Total nonfarm wage and salary employment decreased by 7,700 in February to reach a seasonally adjusted level of 4,183,600. The decline was concentrated in the private sector (-9,300) of the state’s economy.

Looking at the longer-term, over the year, February 2018 – February 2019, employment in New Jersey was higher by 33,000, with gains recorded in both the private (+30,600) and public (+2,400) sectors of the New Jersey economy.

Since February 2010 (the low point of the last recession), New Jersey’s private sector employers have added 391,500 jobs. Based on more complete reporting from employers, the previously released total nonfarm employment estimate for January was revised lower by 5,600 to show an over-the-month (December – January) increase of 12,200 jobs. Preliminary estimates had indicated an over-the-month increase of 17,800 jobs.

The state’s revised January unemployment rate was unchanged at 4.0 percent.

In February, employment decreases were recorded in seven out of nine major private industry sectors.

Industry sectors that experienced a decrease include trade, transportation, and utilities (-4,200), financial activities (-1,800), leisure and hospitality (-1,400), education and health services (-1,300), other services (-1,000), information (-500), and construction (-300).

Industry sectors that added jobs were professional and business services (+1,000) and manufacturing (+200). Over the month, public sector employment was higher by 1,600 jobs, mainly due to gains at the local level (+1,300)

The employment gap and New Jersey jobs

March 26th, 2019

Some job seekers searching for New Jersey jobs report having a gap in employment, according to a recent study from Monster.com.

he current labor market is stronger than it has been in years, if not decades. In fact, the last BLS report of 2018 showed that there are 6.9 million job openings, but only 6.3 million unemployed people seeking work.

Despite what appears to be an abundance of opportunity, there are a lot of people who feel “stuck” and unsure of how to find the right fit in a new job or different position.

 

What follows are the first three sets of data from Monster’s 2019 State of the Candidate Survey—The Employment Gap & LayoffsRespect & Threats to Current Job and The Job Search Outlook.

THE EMPLOYMENT GAP & LAYOFFS

Three in five Americans (59%) have been unemployed or had a gap in their career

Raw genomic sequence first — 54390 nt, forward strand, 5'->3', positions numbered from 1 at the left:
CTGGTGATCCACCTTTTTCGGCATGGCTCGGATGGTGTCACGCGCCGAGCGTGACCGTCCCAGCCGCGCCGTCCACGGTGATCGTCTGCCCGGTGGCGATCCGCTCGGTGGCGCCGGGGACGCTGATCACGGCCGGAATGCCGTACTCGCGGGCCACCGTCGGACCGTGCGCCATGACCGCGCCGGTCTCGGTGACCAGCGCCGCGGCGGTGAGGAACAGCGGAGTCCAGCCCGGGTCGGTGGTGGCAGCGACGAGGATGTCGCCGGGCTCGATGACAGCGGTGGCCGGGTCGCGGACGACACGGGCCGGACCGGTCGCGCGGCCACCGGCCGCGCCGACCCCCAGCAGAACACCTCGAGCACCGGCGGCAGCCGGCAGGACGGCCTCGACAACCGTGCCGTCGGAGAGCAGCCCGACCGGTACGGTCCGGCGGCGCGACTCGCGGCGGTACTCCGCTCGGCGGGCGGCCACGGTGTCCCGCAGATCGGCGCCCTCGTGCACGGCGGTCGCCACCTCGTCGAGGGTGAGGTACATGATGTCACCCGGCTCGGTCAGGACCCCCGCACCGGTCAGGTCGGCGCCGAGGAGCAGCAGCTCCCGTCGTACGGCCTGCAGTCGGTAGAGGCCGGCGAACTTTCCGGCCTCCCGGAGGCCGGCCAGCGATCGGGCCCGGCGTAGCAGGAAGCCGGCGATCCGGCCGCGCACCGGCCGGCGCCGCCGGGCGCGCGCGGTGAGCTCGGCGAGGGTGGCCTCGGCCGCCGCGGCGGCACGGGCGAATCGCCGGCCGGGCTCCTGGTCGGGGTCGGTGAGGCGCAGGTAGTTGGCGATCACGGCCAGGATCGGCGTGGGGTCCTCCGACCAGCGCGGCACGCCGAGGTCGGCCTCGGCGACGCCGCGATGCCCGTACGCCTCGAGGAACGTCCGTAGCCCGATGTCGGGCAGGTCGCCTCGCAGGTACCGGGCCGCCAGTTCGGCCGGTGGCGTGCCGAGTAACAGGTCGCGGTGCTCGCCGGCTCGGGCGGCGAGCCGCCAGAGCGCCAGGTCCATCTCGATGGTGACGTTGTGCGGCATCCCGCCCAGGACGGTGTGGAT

• Top reasons for this gap included:
    • Family-related reason (48%), including:
      • Taking time off to raise a family (longer than maternity/paternity leave) (18%)
        • Higher among women (26%) than men (9%)
      • Maternity/paternity leave (15%)
        • Higher among women (21%) than men (8%)
      • Needing to take care of a sick family member or friend (15%)
        • Higher among younger Americans (22% of those 18-34) than older Americans (10% of those 35-65)
    • Being laid off (37%)
      • Higher among men (43%) than women (31%)
    • Needing a break from work (18%)
      • Higher among younger Americans (24% of 18-34-year-olds) than older Americans (15% of 35-65-year-olds)
    • Being fired (16%)
    • Going back to school (13%)
  • What’s more, the average gap in employment is over two years (25 months).

Over half of Americans (59%) have experienced an unexpected gap in their career, and over one-third (37%) of those have experienced a gap say it was due to layoffs

  • Among those who have lost a job unexpectedly (lost their job or fired), 43% have had it happen more than once
  • Regardless of whether or not they’ve been laid off before, half of Americans (48%) do not feel very secure in their current position (either just somewhat secure or insecure all together)—and company layoffs are a major reason why.
  • Top reasons why Americans do not feel secure in their current job include:
    • Company layoffs (38%)
    • Concern they’re not meeting expectations (23%)
    • Feelings that the boss doesn’t trust in them (16%)

Job fair for New Jersey manufacturing jobs

March 6th, 2019